Investigators scoured hundreds of miles of highway for clues to a killer after two sets of sniper attacks within hours of each other left one man dead, another wounded and four vehicles peppered with bullet holes.
A day after the attacks, police were still trying to identify potential suspects and searching for any witnesses who might have seen the shooter.
Electronic highway signs across the state flashed a message to motorists Monday morning: "Report suspicious overpass activities - call police." Near the shooting sites, state Police asked businesses for surveillance video from the hours surrounding the Sunday morning attacks, and they asked motorists who had been through the Seymour area in the past week to check their vehicles for bullet holes.
Indiana State Police Sgt. Jerry Goodin said investigators were comparing bullet fragments to determine if the two sets of attacks, about 100 miles apart on Interstates 65 and 69, were related.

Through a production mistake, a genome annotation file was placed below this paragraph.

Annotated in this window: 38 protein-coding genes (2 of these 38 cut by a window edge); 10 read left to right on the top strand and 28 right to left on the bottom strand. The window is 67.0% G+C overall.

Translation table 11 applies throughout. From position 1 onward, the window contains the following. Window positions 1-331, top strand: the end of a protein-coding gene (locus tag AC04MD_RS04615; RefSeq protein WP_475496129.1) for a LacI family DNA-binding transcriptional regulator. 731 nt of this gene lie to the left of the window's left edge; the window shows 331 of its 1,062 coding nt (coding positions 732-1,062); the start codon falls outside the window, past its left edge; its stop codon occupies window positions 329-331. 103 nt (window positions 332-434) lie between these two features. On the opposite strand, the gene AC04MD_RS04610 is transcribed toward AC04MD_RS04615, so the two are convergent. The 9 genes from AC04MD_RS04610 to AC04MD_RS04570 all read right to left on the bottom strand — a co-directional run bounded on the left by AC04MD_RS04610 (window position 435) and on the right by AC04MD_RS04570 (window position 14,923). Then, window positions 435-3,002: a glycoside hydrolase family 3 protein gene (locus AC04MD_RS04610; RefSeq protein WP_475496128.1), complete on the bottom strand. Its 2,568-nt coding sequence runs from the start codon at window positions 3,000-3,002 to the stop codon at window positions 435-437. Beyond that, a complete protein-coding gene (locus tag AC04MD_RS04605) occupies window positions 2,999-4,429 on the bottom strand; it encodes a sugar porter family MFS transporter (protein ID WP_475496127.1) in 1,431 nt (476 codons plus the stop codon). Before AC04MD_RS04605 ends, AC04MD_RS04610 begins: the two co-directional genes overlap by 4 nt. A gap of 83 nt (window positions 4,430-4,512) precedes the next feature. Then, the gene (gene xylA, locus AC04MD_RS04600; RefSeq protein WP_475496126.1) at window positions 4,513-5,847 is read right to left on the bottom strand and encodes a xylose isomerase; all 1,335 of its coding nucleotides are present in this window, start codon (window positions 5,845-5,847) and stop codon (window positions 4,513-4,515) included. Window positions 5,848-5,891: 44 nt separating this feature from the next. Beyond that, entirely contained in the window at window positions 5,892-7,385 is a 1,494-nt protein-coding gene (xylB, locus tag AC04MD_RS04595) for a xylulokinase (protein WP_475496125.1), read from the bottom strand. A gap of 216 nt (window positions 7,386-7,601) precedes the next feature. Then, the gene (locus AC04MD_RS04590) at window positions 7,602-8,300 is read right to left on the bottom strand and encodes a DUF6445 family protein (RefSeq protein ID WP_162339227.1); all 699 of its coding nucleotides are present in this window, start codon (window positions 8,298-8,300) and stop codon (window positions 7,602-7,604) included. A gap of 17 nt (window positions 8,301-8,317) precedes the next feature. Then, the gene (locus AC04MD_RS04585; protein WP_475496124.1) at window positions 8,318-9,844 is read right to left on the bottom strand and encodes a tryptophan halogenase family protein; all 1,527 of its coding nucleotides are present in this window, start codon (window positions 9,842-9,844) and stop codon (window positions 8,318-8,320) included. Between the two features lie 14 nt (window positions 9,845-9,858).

"We're keeping an open mind," Goodin said. "Wherever they're from, we're going to go after them."
The first bullet killed Jerry L. Ross, 40, of New Albany as he rode in a pickup truck on I-65 near Seymour, about 50 miles south of Indianapolis, authorities said. The shooting was reported about
12:20 a.m. Sunday.
As state police were investigating, the Seymour Police Department received a call from a gas station just off I-65 reporting a second shooting.
The driver of the second pickup, Brandon Bonnesen of Anita, Iowa, said he and Robert John Otto Hartl, 25, of Audubon, Iowa, were driving to Florida for construction work when he heard a loud noise.
"I cussed a little bit and looked at my friend. He was all bent over and I said 'You all right?" He said 'I'm OK, keep going,"' Bonnesen said.
The bullet had grazed Hartl's head near his left ear, Bonnesen said.
Police closed a 14-mile stretch of I-65 for eight hours after the Seymour shootings. The north-south highway through Indiana is heavily traveled at all hours and is the most direct route between Chicago and the South.
About two hours after the shootings in southern Indiana, bullets struck a semitrailer and an unattended sport-utility vehicle about 100 miles to the northeast on Interstate 69. No one was injured in those shootings.
Goodin said authorities were considering the shootings to be linked "until proven otherwise."
The highway attacks were reminiscent of a series of random shootings that killed one person and terrorized the Columbus, Ohio, area in late 2003 and early 2004. Charles McCoy Jr. was arrested in March 2004 and was sentenced to 27 years in prison after pleading guilty.